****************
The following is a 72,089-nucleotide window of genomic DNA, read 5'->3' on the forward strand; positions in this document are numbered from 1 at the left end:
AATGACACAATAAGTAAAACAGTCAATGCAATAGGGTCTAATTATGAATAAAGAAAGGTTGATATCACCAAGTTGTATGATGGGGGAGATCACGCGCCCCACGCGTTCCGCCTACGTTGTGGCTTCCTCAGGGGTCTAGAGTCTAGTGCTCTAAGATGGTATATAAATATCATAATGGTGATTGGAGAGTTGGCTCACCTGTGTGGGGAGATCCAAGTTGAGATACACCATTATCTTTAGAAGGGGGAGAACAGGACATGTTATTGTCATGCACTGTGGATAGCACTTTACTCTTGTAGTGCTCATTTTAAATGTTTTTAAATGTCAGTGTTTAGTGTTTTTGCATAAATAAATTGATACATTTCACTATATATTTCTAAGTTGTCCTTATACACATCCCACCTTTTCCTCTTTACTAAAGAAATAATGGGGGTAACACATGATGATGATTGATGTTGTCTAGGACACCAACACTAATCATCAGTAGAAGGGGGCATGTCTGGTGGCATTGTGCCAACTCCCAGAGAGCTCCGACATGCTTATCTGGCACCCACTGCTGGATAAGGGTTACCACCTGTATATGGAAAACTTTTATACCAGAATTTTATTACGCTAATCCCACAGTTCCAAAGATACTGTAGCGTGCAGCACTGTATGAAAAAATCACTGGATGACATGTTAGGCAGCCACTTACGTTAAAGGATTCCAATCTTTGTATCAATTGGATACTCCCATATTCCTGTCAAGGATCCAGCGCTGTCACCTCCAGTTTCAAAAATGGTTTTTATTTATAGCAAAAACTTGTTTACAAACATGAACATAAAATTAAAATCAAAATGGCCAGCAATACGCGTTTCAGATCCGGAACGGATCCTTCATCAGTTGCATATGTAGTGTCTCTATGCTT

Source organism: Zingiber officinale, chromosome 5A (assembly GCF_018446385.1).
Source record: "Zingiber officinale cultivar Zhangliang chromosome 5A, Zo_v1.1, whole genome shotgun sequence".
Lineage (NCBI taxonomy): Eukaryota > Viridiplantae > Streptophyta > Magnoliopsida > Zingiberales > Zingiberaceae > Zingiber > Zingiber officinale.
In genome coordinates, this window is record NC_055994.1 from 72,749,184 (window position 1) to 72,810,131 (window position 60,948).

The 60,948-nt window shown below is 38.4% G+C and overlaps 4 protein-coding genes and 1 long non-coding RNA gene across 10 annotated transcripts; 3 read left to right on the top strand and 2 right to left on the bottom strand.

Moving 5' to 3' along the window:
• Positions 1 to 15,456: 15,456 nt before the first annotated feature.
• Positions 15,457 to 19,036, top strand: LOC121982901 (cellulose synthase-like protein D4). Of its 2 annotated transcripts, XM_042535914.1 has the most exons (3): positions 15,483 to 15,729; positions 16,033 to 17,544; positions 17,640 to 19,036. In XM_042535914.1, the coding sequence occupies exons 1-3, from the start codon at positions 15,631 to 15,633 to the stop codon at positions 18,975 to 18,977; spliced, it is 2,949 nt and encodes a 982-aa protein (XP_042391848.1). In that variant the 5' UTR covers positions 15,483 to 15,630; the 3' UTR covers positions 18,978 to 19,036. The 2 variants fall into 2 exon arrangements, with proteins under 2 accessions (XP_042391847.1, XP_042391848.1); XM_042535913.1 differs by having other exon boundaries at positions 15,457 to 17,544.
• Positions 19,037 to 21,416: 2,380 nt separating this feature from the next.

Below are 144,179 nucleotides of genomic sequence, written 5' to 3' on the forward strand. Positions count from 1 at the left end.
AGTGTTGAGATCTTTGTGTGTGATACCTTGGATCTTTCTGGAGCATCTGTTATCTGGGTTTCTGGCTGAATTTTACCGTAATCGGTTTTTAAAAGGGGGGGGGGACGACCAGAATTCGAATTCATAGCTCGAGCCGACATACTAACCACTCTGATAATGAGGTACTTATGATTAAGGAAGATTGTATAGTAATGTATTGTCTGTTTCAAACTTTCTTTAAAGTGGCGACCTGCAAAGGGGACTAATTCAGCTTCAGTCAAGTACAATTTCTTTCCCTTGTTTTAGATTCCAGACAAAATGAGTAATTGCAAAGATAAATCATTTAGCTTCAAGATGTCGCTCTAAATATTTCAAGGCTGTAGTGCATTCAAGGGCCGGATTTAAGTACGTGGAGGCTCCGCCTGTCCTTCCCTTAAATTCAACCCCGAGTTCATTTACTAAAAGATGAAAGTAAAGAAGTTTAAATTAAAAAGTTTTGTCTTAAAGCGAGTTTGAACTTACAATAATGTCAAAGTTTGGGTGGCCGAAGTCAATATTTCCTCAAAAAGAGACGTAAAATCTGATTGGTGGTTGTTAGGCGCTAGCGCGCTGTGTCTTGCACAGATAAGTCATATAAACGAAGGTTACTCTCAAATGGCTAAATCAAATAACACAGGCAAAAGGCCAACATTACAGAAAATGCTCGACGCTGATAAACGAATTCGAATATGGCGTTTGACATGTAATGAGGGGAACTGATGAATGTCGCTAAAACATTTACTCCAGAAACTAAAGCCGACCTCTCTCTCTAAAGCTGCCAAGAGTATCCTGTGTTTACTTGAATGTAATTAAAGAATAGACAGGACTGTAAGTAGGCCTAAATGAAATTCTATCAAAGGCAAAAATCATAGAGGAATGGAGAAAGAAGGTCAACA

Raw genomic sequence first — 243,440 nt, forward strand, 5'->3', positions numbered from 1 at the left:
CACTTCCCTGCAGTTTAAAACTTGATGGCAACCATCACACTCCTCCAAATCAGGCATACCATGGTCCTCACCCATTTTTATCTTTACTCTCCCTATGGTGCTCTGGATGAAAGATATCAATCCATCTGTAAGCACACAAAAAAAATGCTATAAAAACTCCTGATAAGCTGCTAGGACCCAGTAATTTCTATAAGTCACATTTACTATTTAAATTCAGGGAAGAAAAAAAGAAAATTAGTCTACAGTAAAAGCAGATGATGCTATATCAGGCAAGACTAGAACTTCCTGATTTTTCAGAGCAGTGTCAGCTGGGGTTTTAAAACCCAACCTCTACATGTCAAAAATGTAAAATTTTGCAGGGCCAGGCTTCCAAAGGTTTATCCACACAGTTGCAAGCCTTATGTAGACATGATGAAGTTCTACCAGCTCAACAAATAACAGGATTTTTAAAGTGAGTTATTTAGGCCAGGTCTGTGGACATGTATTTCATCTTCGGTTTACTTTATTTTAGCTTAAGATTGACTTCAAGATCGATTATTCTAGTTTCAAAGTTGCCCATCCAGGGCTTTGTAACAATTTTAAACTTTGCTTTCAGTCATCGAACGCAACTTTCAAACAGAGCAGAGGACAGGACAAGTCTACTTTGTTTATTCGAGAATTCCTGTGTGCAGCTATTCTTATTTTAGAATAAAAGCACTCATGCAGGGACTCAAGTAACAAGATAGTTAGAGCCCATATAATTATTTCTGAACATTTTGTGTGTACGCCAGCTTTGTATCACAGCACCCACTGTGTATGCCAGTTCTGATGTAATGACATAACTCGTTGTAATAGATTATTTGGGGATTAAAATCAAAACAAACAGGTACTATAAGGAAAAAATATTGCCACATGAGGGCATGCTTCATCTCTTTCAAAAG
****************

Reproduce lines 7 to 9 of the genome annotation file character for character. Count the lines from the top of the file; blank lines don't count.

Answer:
The 60,948-nt window shown below is 38.4% G+C and overlaps 4 protein-coding genes and 1 long non-coding RNA gene across 10 annotated transcripts; 3 read left to right on the top strand and 2 right to left on the bottom strand.

Moving 5' to 3' along the window:
• Positions 1 to 15,456: 15,456 nt before the first annotated feature.